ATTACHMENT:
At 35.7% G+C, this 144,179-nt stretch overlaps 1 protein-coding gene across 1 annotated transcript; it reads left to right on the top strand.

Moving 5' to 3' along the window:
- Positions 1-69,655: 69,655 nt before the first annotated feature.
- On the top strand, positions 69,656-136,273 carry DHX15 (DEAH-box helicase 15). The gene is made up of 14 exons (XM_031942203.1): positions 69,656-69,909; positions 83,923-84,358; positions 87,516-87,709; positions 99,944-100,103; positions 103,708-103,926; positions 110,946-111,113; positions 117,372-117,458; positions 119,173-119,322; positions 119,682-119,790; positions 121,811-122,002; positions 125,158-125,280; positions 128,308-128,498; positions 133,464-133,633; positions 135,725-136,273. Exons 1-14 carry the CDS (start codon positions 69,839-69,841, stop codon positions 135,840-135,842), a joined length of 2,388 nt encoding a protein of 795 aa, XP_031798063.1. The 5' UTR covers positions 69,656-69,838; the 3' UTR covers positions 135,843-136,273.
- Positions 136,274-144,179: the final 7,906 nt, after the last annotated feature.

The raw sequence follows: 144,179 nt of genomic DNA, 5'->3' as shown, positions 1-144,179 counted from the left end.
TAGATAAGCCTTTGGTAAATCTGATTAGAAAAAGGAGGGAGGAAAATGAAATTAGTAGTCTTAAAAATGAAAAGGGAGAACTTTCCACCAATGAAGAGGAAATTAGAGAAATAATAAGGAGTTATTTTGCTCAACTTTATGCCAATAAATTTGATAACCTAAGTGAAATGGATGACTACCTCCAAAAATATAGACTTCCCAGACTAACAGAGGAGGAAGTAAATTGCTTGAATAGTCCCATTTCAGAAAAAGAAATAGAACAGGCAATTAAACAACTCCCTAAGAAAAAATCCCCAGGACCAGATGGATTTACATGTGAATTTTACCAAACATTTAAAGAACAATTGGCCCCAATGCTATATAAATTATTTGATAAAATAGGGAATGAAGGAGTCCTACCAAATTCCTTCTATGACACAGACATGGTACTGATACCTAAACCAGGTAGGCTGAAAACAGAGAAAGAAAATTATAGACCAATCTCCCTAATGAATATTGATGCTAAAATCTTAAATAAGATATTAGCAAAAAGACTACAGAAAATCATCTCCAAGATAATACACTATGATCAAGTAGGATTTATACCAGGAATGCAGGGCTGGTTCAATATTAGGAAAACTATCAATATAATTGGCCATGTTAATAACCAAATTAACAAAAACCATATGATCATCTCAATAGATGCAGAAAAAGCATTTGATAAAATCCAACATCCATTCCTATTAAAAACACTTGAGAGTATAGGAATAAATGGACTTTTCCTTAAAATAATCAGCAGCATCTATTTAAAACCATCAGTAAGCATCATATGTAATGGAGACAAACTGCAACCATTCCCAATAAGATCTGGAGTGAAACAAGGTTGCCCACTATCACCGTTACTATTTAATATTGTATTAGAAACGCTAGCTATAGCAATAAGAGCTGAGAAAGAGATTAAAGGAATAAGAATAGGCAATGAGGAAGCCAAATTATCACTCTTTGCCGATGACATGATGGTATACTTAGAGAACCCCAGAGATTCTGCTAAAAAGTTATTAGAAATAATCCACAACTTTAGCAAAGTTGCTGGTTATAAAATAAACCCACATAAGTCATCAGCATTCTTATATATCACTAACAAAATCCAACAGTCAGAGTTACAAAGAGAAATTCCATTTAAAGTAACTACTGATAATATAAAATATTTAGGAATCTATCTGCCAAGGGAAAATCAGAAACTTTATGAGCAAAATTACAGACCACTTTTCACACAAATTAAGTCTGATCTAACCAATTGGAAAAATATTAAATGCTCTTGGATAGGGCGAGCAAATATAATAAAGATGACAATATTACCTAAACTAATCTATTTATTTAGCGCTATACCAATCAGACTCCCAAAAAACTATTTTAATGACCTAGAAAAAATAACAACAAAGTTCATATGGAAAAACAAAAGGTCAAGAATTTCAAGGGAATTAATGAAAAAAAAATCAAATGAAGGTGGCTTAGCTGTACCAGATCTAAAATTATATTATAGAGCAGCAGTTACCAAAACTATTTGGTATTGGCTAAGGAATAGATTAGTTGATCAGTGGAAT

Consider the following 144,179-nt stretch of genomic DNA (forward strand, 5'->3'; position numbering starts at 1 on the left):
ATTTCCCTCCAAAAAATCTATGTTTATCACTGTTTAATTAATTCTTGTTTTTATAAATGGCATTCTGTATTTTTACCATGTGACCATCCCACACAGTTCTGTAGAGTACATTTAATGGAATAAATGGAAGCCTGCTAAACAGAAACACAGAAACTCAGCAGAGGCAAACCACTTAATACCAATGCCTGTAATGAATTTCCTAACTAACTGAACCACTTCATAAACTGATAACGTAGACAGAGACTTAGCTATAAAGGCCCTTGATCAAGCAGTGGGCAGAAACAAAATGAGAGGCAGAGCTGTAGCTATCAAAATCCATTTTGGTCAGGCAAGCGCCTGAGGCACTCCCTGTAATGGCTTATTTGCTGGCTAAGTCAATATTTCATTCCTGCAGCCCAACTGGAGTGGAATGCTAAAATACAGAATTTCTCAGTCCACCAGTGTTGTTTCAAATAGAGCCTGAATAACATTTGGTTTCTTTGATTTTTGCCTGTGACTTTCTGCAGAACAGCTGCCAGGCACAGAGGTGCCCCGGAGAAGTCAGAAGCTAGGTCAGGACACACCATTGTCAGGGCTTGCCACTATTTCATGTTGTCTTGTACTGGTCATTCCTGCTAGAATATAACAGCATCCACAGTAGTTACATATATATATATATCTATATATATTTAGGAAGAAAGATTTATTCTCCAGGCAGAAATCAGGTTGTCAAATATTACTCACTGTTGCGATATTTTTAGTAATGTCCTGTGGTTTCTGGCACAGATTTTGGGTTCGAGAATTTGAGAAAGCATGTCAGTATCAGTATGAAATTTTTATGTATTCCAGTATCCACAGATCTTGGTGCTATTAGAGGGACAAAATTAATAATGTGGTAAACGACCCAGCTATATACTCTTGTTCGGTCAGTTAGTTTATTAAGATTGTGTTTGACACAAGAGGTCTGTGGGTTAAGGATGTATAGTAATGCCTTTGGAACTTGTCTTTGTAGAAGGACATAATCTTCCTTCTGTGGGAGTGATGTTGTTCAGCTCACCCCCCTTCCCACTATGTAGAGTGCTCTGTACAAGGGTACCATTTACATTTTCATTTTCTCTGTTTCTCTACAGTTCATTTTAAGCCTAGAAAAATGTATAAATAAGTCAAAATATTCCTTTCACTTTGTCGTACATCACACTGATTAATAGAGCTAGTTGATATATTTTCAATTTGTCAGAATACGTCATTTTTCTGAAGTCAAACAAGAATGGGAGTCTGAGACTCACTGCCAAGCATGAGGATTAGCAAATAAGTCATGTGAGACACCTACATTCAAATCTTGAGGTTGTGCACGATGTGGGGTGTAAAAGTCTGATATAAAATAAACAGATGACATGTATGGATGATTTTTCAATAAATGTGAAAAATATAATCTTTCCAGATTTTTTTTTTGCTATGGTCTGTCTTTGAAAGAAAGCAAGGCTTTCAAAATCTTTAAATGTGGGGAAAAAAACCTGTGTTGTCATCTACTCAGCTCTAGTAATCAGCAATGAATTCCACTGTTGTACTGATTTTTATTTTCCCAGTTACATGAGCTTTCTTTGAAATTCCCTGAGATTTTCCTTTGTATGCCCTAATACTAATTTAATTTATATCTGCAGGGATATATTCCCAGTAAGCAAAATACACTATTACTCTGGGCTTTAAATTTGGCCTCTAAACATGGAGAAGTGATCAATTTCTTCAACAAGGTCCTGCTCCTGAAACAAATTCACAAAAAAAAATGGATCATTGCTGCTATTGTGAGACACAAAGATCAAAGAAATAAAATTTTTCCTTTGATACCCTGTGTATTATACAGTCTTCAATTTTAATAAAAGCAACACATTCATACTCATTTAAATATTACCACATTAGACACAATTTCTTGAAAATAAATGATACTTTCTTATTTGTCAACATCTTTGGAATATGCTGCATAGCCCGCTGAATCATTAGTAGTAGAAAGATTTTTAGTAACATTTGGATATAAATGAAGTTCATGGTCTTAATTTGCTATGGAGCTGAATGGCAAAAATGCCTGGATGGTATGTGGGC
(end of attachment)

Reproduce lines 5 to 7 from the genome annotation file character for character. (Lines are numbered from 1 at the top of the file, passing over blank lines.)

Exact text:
- Positions 136,274-144,179: the final 7,906 nt, after the last annotated feature.

The raw sequence follows: 144,179 nt of genomic DNA, 5'->3' as shown, positions 1-144,179 counted from the left end.
TAGATAAGCCTTTGGTAAATCTGATTAGAAAAAGGAGGGAGGAAAATGAAATTAGTAGTCTTAAAAATGAAAAGGGAGAACTTTCCACCAATGAAGAGGAAATTAGAGAAATAATAAGGAGTTATTTTGCTCAACTTTATGCCAATAAATTTGATAACCTAAGTGAAATGGATGACTACCTCCAAAAATATAGACTTCCCAGACTAACAGAGGAGGAAGTAAATTGCTTGAATAGTCCCATTTCAGAAAAAGAAATAGAACAGGCAATTAAACAACTCCCTAAGAAAAAATCCCCAGGACCAGATGGATTTACATGTGAATTTTACCAAACATTTAAAGAACAATTGGCCCCAATGCTATATAAATTATTTGATAAAATAGGGAATGAAGGAGTCCTACCAAATTCCTTCTATGACACAGACATGGTACTGATACCTAAACCAGGTAGGCTGAAAACAGAGAAAGAAAATTATAGACCAATCTCCCTAATGAATATTGATGCTAAAATCTTAAATAAGATATTAGCAAAAAGACTACAGAAAATCATCTCCAAGATAATACACTATGATCAAGTAGGATTTATACCAGGAATGCAGGGCTGGTTCAATATTAGGAAAACTATCAATATAATTGGCCATGTTAATAACCAAATTAACAAAAACCATATGATCATCTCAATAGATGCAGAAAAAGCATTTGATAAAATCCAACATCCATTCCTATTAAAAACACTTGAGAGTATAGGAATAAATGGACTTTTCCTTAAAATAATCAGCAGCATCTATTTAAAACCATCAGTAAGCATCATATGTAATGGAGACAAACTGCAACCATTCCCAATAAGATCTGGAGTGAAACAAGGTTGCCCACTATCACCGTTACTATTTAATATTGTATTAGAAACGCTAGCTATAGCAATAAGAGCTGAGAAAGAGATTAAAGGAATAAGAATAGGCAATGAGGAAGCCAAATTATCACTCTTTGCCGATGACATGATGGTATACTTAGAGAACCCCAGAGATTCTGCTAAAAAGTTATTAGAAATAATCCACAACTTTAGCAAAGTTGCTGGTTATAAAATAAACCCACATAAGTCATCAGCATTCTTATATATCACTAACAAAATCCAACAGTCAGAGTTACAAAGAGAAATTCCATTTAAAGTAACTACTGATAATATAAAATATTTAGGAATCTATCTGCCAAGGGAAAATCAGAAACTTTATGAGCAAAATTACAGACCACTTTTCACACAAATTAAGTCTGATCTAACCAATTGGAAAAATATTAAATGCTCTTGGATAGGGCGAGCAAATATAATAAAGATGACAATATTACCTAAACTAATCTATTTATTTAGCGCTATACCAATCAGACTCCCAAAAAACTATTTTAATGACCTAGAAAAAATAACAACAAAGTTCATATGGAAAAACAAAAGGTCAAGAATTTCAAGGGAATTAATGAAAAAAAAATCAAATGAAGGTGGCTTAGCTGTACCAGATCTAAAATTATATTATAGAGCAGCAGTTACCAAAACTATTTGGTATTGGCTAAGGAATAGATTAGTTGATCAGTGGAAT